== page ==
Jordan’s King Abdullah II, whose interfaith efforts over the past year impressed Catholics, Jews and Muslims alike, will have a supporting role at this year’s National Prayer Breakfast, according to a key aide.
Although he would not be the first Muslim to speak at the annual event at the Washington Hilton, he will have a bigger role than his predecessors, said Joseph Lumbard, special adviser to the king for interfaith affairs.
Plans are to have the king offer a prayer or say a few words at the Feb. 2 breakfast, then give the keynote speech at a lunch for evangelical leaders that same day.
“It will be the king’s first major address in the United States after the [Nov. 9] Amman attacks,” Mr. Lumbard said, referring to the triple suicide bombings that killed about 60 people. “His position is not that there is a clash of civilizations, but, as the attacks in Amman illustrate, there’s an attack on civilization as such.”
Sources familiar with the breakfast say the king’s aides have been quietly looking for months for ways Abdullah can make contact with the leaders of America’s 50 million evangelical Christians, a group that claims President Bush as an adherent.
During a 10-day swing through the United States in September as a spokesman for a tolerant Islam, Abdullah met with several dozen rabbis in the District, visited Riverside Church in New York and spoke at Catholic University.
His speech inspired Washington Cardinal Theodore E. McCarrick to respond with a reciprocal prayer “in the name of Allah.”
But the evangelicals remained untouched. The king’s aides began putting out calls.
“We have made a lot of contact with evangelicals,” Mr. Lumbard said. “But none of that has been in the public eye. We’ve been exploring our common ground so when we speak to one another in a public forum, no one steps on each other’s toes.”
A spokeswoman for Sen. Norm Coleman, Minnesota Republican, who is co-chairman of the breakfast with Sen. Mark Pryor, Arkansas Democrat, confirmed that Abdullah was on the guest list, but did not specify a role.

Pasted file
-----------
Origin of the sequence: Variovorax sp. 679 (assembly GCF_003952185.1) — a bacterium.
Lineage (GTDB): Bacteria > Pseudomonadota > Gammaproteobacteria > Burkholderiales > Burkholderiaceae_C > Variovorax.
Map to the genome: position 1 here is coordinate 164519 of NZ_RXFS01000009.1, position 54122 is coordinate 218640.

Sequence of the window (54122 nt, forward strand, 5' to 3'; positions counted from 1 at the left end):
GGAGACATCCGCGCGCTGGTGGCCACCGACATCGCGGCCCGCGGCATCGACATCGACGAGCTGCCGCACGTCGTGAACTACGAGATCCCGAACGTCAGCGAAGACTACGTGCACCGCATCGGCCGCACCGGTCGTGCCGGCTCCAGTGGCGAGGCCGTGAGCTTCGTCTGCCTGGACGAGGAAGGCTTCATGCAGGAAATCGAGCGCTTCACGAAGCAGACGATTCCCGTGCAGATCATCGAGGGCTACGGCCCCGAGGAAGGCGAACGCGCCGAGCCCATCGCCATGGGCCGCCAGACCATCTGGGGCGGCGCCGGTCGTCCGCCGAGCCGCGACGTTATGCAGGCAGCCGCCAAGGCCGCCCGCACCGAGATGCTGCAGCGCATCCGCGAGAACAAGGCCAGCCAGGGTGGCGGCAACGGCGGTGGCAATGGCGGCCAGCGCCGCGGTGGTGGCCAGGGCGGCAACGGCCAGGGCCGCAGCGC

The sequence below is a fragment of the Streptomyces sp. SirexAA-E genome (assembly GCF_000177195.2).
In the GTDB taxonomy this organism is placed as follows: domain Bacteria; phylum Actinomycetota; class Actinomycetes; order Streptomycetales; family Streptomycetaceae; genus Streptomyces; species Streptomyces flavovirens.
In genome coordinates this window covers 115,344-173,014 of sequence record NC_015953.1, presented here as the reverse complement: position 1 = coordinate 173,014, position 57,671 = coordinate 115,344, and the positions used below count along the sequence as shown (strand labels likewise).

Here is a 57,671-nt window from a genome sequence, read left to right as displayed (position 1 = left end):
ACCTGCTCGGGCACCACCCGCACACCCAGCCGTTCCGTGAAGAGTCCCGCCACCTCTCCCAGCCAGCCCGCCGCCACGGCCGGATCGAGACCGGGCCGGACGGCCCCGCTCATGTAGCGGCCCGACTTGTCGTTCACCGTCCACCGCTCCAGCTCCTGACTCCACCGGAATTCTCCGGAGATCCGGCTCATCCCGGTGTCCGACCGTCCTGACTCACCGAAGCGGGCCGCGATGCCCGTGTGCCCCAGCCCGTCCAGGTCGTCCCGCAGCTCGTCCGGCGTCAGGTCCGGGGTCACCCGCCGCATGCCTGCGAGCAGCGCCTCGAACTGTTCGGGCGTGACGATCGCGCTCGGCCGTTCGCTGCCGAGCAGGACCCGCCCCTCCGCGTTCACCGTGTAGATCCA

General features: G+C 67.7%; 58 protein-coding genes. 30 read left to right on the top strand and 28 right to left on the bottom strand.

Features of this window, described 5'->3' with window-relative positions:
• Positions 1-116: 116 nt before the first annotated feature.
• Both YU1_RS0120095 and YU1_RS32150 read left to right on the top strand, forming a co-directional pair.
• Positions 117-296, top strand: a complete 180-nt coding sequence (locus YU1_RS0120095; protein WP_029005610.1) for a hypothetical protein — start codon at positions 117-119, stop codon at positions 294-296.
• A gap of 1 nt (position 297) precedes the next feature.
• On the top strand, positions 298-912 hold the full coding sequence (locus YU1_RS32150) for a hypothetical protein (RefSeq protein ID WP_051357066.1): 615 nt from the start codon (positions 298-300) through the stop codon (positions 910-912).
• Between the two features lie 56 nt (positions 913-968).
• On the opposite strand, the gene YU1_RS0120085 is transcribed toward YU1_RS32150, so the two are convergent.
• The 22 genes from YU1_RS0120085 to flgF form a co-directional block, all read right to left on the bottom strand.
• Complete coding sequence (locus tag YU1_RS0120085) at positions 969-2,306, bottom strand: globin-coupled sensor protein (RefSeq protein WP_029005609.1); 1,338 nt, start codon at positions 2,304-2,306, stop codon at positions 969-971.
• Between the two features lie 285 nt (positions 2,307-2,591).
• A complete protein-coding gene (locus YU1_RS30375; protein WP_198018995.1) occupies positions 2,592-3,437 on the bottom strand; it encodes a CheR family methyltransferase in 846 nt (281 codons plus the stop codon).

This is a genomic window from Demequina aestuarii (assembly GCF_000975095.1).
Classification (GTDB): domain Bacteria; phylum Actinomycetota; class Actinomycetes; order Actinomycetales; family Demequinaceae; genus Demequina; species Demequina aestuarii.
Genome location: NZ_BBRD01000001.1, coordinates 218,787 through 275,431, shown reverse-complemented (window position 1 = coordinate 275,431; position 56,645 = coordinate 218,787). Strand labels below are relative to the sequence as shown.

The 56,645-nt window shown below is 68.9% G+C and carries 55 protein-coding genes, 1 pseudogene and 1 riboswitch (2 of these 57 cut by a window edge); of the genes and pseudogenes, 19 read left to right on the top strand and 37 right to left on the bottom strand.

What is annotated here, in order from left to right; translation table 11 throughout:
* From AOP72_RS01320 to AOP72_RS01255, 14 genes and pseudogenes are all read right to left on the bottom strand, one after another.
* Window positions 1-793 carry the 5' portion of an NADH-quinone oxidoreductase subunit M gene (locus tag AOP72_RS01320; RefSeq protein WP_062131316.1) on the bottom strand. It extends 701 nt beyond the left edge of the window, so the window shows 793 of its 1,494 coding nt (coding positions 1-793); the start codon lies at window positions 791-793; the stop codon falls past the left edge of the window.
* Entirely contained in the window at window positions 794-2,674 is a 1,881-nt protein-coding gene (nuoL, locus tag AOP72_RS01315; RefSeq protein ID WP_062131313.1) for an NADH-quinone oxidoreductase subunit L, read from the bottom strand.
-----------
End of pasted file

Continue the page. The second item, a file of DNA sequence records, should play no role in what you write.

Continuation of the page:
Jordanian Embassy spokeswoman Merissa Khurma said “nothing is confirmed from our end,” partly because of the uncertainties of Middle East politics, which could sideline a visit at the last minute.
“There will be a lot of unofficial meetings,” Mr. Lumbard said. “You know how it is in the Middle East. Nothing is held until it happens.”
Richard Cizik, the vice president for government policy for the National Association of Evangelicals, who has been involved in dialogue with Moroccan Muslim leaders, applauded the choice of Abdullah as a speaker.
“Evangelicals need to hear from the king,” he said. “The king of Jordan has been a supporter of this administration’s war in Iraq, which has not won him many points in the Muslim world, as I understand it.”
The choice of speakers at a National Prayer Breakfast is a closely guarded secret within the low-profile Virginia-based Christian group that organizes the event. Known by several names, including the Fellowship Foundation, the group had developed the gathering into a multiday conference.
But the main show is the invitation-only breakfast, which stars the U.S. president. This year, it is scheduled to draw 3,600 people, including heads of state, members of Congress and foreign legislatures, Cabinet secretaries and ambassadors.
Past attendees have included numerous Muslims, including Prince Bandar of Saudi Arabia in 1988. Bandar, who was the kingdom’s longtime ambassador to the United States, read some verses from the Koran about Jesus for the assembly.